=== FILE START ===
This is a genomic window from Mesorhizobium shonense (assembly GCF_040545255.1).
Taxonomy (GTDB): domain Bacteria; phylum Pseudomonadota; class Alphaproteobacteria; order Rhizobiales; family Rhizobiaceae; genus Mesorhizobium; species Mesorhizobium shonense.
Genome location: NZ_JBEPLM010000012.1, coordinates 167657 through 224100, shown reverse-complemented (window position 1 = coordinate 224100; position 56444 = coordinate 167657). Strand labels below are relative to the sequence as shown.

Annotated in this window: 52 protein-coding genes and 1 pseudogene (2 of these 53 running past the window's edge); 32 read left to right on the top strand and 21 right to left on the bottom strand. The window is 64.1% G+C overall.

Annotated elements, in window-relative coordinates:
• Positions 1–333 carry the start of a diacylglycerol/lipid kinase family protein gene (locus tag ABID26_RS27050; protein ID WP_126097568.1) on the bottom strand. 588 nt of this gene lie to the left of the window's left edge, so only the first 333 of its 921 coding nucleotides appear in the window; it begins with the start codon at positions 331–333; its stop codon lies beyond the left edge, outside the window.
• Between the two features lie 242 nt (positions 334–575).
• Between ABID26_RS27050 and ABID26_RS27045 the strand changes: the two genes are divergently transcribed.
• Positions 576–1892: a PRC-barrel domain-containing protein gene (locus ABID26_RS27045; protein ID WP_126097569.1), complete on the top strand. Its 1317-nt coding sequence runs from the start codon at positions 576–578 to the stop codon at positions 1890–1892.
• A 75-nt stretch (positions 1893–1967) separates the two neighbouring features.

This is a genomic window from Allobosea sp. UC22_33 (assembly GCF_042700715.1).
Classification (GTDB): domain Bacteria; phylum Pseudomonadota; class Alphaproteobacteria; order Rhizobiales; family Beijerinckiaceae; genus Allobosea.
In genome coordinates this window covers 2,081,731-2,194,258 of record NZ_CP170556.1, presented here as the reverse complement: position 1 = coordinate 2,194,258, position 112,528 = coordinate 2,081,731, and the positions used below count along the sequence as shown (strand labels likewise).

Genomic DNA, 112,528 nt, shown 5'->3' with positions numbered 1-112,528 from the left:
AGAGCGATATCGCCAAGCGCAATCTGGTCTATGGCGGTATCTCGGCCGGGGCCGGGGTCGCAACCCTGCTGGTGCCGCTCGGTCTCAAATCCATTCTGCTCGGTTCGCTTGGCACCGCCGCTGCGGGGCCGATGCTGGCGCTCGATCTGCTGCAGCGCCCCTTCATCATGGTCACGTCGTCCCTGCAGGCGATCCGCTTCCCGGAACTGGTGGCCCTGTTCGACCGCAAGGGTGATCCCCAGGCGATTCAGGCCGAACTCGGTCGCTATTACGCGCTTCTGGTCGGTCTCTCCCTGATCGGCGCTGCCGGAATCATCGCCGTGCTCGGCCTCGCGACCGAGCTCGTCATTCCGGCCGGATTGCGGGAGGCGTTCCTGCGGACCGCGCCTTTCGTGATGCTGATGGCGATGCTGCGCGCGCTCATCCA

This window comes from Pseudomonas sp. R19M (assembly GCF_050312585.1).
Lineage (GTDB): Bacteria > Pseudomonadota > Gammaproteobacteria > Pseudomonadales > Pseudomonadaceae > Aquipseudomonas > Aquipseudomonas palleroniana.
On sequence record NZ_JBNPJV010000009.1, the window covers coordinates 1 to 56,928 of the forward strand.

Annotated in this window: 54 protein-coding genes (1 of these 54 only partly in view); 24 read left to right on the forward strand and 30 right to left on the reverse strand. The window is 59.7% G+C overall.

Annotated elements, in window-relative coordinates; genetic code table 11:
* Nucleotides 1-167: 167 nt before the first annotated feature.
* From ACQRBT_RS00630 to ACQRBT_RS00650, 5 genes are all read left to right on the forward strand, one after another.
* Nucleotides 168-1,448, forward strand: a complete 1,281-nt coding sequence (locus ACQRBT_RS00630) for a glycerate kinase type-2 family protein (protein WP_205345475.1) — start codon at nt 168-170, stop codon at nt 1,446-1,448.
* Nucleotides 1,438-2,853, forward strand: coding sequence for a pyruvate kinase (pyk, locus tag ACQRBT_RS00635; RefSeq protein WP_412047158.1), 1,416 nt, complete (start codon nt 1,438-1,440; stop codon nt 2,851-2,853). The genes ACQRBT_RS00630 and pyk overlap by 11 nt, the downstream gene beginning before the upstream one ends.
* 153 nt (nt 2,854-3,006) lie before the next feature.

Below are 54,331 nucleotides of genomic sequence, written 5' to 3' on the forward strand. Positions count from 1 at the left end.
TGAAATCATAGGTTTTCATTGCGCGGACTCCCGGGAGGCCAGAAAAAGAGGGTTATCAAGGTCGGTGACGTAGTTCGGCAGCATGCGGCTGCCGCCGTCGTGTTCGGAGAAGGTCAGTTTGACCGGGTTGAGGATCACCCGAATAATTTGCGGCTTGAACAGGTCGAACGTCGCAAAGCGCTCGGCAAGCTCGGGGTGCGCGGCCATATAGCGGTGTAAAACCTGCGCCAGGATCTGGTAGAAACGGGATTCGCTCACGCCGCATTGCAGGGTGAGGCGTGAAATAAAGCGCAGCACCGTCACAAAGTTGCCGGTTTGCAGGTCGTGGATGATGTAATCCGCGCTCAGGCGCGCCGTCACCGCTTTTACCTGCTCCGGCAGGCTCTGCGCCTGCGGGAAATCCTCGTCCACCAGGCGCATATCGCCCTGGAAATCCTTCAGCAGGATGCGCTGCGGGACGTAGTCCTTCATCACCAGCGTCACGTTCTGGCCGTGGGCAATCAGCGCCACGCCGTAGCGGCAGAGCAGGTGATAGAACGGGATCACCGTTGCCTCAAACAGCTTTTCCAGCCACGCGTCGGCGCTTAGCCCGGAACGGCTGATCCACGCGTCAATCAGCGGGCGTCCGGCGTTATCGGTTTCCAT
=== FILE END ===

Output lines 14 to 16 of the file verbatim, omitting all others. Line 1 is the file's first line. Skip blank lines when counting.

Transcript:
Genomic DNA, 112,528 nt, shown 5'->3' with positions numbered 1-112,528 from the left:
AGAGCGATATCGCCAAGCGCAATCTGGTCTATGGCGGTATCTCGGCCGGGGCCGGGGTCGCAACCCTGCTGGTGCCGCTCGGTCTCAAATCCATTCTGCTCGGTTCGCTTGGCACCGCCGCTGCGGGGCCGATGCTGGCGCTCGATCTGCTGCAGCGCCCCTTCATCATGGTCACGTCGTCCCTGCAGGCGATCCGCTTCCCGGAACTGGTGGCCCTGTTCGACCGCAAGGGTGATCCCCAGGCGATTCAGGCCGAACTCGGTCGCTATTACGCGCTTCTGGTCGGTCTCTCCCTGATCGGCGCTGCCGGAATCATCGCCGTGCTCGGCCTCGCGACCGAGCTCGTCATTCCGGCCGGATTGCGGGAGGCGTTCCTGCGGACCGCGCCTTTCGTGATGCTGATGGCGATGCTGCGCGCGCTCATCCA

This window comes from Pseudomonas sp. R19M (assembly GCF_050312585.1).